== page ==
So, how many refugees could there be anyways? Even if you were to add the kids of the kids of these refugees, it surely couldn’t be the same amount as the Jews that were forcibly ejected from almost every major Arab country in the Middle East and Africa when Israel defended itself in the 1948 (defensive) war of independence. Let’s just have all the Arab countries that violently forced the Jews to leave their borders without their valuables pay back, with interest mind you, all that they stole from the Jews and in return, the Palestinian Jews will let the so-called Palestinian refugees back in, with all of their children and their children’s kids too…

2. The Status of Jerusalem

Oy… This is going to take a book. Let’s just trim it down to how many times that Jerusalem is mentioned in the Holy Book of the Koran… 0… that’s right, 0. How many times is it mentioned in the Torah, the Holy Book of the Jews? 622 times. If you add that number and the number of times it is mentioned in the Christian Bible you get a total of 792! The Koran talks about Mecca and Medina but not about Jerusalem. The Muslim claim to Jerusalem is based on a dream that Mohamed said he had where he flew a white horse like creature to the farthest reaches of the kingdom and prayed there with all of the Prophets. Jews and Christians had been living in Jerusalem for many years before any Muslim set foot there, even in a dream of some far off land. Jerusalem was made the capital of the Jews 3000 years ago. I’d say that is good enough for me when it comes to final status talks…

1. Security for Israel

Seems easy doesn’t it? If another country invades, you either fight back or surrender. What this government does this time around is anybody’s guess. That is why this is such a mute point. If we just did what G-D told us to do, we would already be at peace with the world. No Goldstone reports, no Hague accusations, no human rights abuse claims, no media whitewashing. Now we are getting into tricky territory because at what price does peace come? Keep Shabbat? Oh no! I would rather have the constant violent interactions in the news and around the world and consider it someone else’s problem! If I can just watch my TV on Shabbat and follow really closely all the idiots running the planet-wide nonsensical political extravaganza, I will be happy—and maybe one of those grape popsicles and a Maserati in my driveway too. Ya... that would be good. I would be happy then.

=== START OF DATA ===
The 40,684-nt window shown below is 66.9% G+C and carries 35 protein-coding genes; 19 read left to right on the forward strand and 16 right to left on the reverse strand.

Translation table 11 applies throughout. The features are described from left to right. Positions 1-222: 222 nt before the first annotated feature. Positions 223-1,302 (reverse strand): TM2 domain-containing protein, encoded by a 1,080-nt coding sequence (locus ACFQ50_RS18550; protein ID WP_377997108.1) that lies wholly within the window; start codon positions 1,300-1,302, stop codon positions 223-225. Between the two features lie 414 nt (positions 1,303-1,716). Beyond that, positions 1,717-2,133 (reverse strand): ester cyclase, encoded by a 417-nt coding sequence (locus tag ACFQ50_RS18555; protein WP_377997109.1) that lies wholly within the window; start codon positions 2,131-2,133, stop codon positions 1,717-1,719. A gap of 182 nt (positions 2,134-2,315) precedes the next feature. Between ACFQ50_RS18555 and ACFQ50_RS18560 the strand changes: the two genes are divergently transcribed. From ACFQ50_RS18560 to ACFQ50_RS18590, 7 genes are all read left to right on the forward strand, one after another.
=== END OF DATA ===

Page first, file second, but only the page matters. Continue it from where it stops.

I will just leave you with a quote from the Jerusalem Post that I read recently that, if you read into it deeply enough, explains it all—both the Jewish perspective and the perspective of the rest of the world too.

“Pay no attention to malicious slander,” Metzger said. “All we are doing is resurrecting the Hurva, which was destroyed more than 60 years ago. We have no intention of rebuilding the temple, not this week—unless Almighty God sends it to us from the heavens.”

Shame on Ishmael’s descendants,
Shame on the descendants of Esau,
Shame on Abraham, Isaac, and Jacob’s descendants too for waiting for Hashem to do both his part and our part of the deal that we made together, so long ago...


Friday, March 19, 2010

Shmuel, Dudoo, and Zachariah went Camping